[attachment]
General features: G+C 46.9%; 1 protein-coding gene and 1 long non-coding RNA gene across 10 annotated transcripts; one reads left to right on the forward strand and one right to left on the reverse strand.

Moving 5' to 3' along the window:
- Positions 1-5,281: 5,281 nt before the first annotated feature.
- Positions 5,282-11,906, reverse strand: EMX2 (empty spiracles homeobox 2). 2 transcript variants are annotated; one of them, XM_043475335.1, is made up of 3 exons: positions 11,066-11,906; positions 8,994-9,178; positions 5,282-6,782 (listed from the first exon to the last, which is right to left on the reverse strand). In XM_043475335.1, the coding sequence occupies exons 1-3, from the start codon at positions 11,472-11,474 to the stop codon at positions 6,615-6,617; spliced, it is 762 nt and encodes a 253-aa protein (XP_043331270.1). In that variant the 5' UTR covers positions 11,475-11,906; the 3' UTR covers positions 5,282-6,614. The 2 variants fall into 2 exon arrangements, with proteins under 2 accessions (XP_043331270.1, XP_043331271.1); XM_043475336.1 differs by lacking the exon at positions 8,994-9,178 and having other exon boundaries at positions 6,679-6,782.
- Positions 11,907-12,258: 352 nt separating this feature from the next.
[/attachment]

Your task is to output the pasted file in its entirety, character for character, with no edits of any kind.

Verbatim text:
General features: G+C 46.9%; 1 protein-coding gene and 1 long non-coding RNA gene across 10 annotated transcripts; one reads left to right on the forward strand and one right to left on the reverse strand.

Moving 5' to 3' along the window:
- Positions 1-5,281: 5,281 nt before the first annotated feature.
- Positions 5,282-11,906, reverse strand: EMX2 (empty spiracles homeobox 2). 2 transcript variants are annotated; one of them, XM_043475335.1, is made up of 3 exons: positions 11,066-11,906; positions 8,994-9,178; positions 5,282-6,782 (listed from the first exon to the last, which is right to left on the reverse strand). In XM_043475335.1, the coding sequence occupies exons 1-3, from the start codon at positions 11,472-11,474 to the stop codon at positions 6,615-6,617; spliced, it is 762 nt and encodes a 253-aa protein (XP_043331270.1). In that variant the 5' UTR covers positions 11,475-11,906; the 3' UTR covers positions 5,282-6,614. The 2 variants fall into 2 exon arrangements, with proteins under 2 accessions (XP_043331270.1, XP_043331271.1); XM_043475336.1 differs by lacking the exon at positions 8,994-9,178 and having other exon boundaries at positions 6,679-6,782.
- Positions 11,907-12,258: 352 nt separating this feature from the next.